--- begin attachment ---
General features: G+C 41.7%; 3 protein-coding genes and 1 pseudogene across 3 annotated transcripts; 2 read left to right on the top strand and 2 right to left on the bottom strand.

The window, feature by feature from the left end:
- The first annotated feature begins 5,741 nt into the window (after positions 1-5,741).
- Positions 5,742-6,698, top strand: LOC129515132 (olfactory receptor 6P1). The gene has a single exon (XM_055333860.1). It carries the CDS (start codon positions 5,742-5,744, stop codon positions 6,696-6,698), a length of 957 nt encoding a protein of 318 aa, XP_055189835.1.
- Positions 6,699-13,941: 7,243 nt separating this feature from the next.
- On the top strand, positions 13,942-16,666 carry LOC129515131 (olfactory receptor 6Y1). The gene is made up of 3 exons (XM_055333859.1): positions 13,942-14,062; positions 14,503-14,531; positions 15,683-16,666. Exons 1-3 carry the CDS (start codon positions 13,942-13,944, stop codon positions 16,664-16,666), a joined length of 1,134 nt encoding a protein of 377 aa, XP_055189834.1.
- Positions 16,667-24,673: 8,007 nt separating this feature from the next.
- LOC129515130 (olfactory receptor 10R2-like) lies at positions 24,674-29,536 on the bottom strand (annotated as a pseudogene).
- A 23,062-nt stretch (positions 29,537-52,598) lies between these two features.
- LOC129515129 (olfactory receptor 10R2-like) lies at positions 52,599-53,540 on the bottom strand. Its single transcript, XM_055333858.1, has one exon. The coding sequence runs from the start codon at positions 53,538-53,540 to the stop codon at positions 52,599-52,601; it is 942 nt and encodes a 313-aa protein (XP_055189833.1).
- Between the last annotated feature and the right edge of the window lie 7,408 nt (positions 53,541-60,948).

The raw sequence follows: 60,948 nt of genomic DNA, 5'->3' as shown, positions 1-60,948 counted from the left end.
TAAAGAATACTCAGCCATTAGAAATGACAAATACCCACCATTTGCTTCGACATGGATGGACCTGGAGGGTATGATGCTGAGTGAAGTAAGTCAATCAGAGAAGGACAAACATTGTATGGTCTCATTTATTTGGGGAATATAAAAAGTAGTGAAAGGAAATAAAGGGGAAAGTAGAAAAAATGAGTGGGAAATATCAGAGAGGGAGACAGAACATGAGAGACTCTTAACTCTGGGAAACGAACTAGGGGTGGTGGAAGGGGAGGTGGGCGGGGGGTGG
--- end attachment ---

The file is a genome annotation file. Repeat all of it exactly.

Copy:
General features: G+C 41.7%; 3 protein-coding genes and 1 pseudogene across 3 annotated transcripts; 2 read left to right on the top strand and 2 right to left on the bottom strand.

The window, feature by feature from the left end:
- The first annotated feature begins 5,741 nt into the window (after positions 1-5,741).
- Positions 5,742-6,698, top strand: LOC129515132 (olfactory receptor 6P1). The gene has a single exon (XM_055333860.1). It carries the CDS (start codon positions 5,742-5,744, stop codon positions 6,696-6,698), a length of 957 nt encoding a protein of 318 aa, XP_055189835.1.
- Positions 6,699-13,941: 7,243 nt separating this feature from the next.
- On the top strand, positions 13,942-16,666 carry LOC129515131 (olfactory receptor 6Y1). The gene is made up of 3 exons (XM_055333859.1): positions 13,942-14,062; positions 14,503-14,531; positions 15,683-16,666. Exons 1-3 carry the CDS (start codon positions 13,942-13,944, stop codon positions 16,664-16,666), a joined length of 1,134 nt encoding a protein of 377 aa, XP_055189834.1.
- Positions 16,667-24,673: 8,007 nt separating this feature from the next.
- LOC129515130 (olfactory receptor 10R2-like) lies at positions 24,674-29,536 on the bottom strand (annotated as a pseudogene).
- A 23,062-nt stretch (positions 29,537-52,598) lies between these two features.
- LOC129515129 (olfactory receptor 10R2-like) lies at positions 52,599-53,540 on the bottom strand. Its single transcript, XM_055333858.1, has one exon. The coding sequence runs from the start codon at positions 53,538-53,540 to the stop codon at positions 52,599-52,601; it is 942 nt and encodes a 313-aa protein (XP_055189833.1).
- Between the last annotated feature and the right edge of the window lie 7,408 nt (positions 53,541-60,948).

The raw sequence follows: 60,948 nt of genomic DNA, 5'->3' as shown, positions 1-60,948 counted from the left end.
TAAAGAATACTCAGCCATTAGAAATGACAAATACCCACCATTTGCTTCGACATGGATGGACCTGGAGGGTATGATGCTGAGTGAAGTAAGTCAATCAGAGAAGGACAAACATTGTATGGTCTCATTTATTTGGGGAATATAAAAAGTAGTGAAAGGAAATAAAGGGGAAAGTAGAAAAAATGAGTGGGAAATATCAGAGAGGGAGACAGAACATGAGAGACTCTTAACTCTGGGAAACGAACTAGGGGTGGTGGAAGGGGAGGTGGGCGGGGGGTGG